Conor McPherson is arguably Britain’s most innovative playwright and ‘The Weir’, to be performed this October at Ormskirk Civic Hall, is one of his most popular and scary plays. A theatrical tour de force, it’s easy to see why this tale of ghostly haunting won not one but two Olivier Awards.  Too Friendly Theatre Company will be performing the show from the 11th to the 13th October 2012. Tickets are just £5 and can be obtained from the advanced booking line on 01704 541306. You can find out more about the company and the play by logging on to their website
The play, said to be one of the most influential ever written, has enjoyed rave reviews and multiple awards over the years, not unlike the ‘Too Friendly’ themselves.
The productions director, Cliff Gillies explains the story “The setting is Brendan’s pub in the remote town of Leitrim in the west of Ireland, an area of real desolation and loneliness. The locals, Jack and Jim, gather at the pub to partake in a glass or two, laughing at Finbar – their county land-owning friend – who is showing off the town to a woman who recently arrived from Dublin.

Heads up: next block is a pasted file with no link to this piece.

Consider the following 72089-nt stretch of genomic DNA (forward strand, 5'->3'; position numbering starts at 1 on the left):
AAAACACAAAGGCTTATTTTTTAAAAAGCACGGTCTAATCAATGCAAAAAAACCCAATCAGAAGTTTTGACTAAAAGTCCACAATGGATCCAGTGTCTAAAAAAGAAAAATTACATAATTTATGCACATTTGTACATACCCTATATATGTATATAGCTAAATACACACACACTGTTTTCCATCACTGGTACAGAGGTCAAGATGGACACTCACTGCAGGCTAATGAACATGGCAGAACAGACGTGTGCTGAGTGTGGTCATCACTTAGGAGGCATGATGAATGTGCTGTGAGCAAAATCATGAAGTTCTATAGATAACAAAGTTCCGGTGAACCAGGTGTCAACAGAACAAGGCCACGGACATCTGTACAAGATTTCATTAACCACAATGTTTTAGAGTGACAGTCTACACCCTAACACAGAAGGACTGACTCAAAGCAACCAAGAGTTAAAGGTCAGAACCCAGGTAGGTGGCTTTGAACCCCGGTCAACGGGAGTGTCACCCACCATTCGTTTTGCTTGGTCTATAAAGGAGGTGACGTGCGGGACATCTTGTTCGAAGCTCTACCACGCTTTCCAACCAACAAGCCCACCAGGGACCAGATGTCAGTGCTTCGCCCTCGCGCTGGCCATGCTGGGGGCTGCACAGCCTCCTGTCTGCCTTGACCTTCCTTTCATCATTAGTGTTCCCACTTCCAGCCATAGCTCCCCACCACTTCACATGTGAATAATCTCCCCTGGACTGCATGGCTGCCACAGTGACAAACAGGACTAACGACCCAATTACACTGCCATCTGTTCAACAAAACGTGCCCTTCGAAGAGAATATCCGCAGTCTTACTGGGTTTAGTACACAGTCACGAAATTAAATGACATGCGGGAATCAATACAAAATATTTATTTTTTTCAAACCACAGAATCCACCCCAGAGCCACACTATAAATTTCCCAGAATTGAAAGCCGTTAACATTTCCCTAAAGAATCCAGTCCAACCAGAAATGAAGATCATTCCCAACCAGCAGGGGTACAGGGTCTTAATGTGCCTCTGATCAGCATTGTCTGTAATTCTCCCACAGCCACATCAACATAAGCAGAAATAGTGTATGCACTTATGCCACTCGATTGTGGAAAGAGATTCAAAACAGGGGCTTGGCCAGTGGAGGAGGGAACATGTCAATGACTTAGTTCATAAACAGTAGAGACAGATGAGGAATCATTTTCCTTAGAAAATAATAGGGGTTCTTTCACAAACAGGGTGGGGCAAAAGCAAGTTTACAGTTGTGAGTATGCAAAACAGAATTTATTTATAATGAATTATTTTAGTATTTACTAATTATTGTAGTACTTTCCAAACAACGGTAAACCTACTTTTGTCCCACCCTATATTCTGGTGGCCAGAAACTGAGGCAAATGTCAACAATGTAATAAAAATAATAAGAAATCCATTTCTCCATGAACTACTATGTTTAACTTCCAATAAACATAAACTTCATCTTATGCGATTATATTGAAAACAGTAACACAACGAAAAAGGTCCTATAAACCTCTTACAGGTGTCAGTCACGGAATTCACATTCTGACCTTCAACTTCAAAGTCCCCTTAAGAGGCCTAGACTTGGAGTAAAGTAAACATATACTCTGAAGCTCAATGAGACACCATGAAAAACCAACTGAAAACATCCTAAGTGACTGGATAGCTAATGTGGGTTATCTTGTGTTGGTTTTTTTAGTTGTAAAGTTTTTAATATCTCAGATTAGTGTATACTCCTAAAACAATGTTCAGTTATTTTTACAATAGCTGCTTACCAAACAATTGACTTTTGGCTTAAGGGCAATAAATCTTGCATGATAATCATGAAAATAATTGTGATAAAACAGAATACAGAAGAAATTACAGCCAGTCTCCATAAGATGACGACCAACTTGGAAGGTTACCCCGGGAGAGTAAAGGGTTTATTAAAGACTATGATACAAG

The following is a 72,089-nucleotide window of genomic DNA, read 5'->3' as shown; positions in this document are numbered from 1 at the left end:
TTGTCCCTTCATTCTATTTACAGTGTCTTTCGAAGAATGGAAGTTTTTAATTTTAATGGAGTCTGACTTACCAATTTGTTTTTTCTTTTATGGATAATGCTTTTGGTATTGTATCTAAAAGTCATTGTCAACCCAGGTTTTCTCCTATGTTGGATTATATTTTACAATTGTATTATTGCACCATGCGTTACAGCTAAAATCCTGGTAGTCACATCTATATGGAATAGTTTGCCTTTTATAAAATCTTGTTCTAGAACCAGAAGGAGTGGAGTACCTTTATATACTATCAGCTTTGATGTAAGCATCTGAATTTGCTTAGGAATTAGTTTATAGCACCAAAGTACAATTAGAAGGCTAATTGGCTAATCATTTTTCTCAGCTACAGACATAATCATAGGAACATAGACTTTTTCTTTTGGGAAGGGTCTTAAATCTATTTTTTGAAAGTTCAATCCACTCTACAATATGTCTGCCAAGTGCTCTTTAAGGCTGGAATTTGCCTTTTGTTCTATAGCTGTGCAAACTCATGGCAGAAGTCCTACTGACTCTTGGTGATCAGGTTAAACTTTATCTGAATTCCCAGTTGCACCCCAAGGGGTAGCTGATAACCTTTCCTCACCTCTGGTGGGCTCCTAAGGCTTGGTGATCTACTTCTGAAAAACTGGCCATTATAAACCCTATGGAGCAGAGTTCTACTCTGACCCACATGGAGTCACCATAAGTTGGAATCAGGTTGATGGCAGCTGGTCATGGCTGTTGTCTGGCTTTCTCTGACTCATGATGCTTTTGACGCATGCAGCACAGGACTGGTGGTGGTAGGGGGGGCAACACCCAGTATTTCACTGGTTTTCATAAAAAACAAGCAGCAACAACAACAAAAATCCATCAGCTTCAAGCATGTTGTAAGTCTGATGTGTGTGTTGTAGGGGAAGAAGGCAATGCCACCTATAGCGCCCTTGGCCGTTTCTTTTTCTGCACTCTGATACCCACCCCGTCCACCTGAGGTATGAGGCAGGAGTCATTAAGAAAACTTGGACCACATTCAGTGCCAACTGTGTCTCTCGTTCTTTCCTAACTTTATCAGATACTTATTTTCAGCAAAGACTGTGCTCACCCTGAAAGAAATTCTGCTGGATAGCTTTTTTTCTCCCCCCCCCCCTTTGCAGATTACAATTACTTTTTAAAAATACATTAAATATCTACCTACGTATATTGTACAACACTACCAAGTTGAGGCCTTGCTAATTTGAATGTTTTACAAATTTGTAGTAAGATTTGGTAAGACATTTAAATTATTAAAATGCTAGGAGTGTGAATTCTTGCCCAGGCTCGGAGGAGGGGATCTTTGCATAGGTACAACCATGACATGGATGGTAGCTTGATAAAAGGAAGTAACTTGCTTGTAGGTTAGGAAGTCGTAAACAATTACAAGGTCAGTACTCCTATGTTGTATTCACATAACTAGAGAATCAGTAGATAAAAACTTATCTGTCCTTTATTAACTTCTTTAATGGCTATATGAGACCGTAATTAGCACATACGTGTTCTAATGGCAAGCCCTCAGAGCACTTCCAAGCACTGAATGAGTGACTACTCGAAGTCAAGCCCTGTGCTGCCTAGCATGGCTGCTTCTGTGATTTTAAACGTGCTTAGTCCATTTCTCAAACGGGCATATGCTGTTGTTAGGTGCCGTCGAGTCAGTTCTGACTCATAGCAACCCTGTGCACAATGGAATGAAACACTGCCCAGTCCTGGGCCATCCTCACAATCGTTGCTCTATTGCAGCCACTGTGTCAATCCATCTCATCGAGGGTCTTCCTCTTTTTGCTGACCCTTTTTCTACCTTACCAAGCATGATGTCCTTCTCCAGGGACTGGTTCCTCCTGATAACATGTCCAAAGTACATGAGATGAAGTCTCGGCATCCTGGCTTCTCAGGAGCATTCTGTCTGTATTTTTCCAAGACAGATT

Finbar arrives with Valerie on his arm and the men begin to compete for her attention, weaving spine tingling tales of ghosts and the supernatural. As the evening progresses – and the stout continues to pour – they discover she has her own tale to tell, a tale so beautiful, frightening and haunting that it is destined to change their lives forever.”

Helen Haygarth, the company’s co-founder explains; “Dramatic monologues are McPherson’s forte and the four ghost stories that hold this play together are amazing pieces of writing, both dramatic and chilling.
Actor Rob Darby, who plays Finbar continues “The dialogue is written in an Irish country slang and as such it is hugely difficult to follow, learn and perform. It’s a real challenge to bring that to an audience.
The Weir is a wonderfully written play as you would expect from Conor McPherson but this production is going to be a bit different too as it’s to be staged ‘in the round’ with the actors right in amongst the audience throughout the play. 
The play is both hugely funny and achingly sad but it’s also very scary. All of which means that you should book your tickets for this spine-tingling show now… in fact book two… that way you will have someone to hold your hand.

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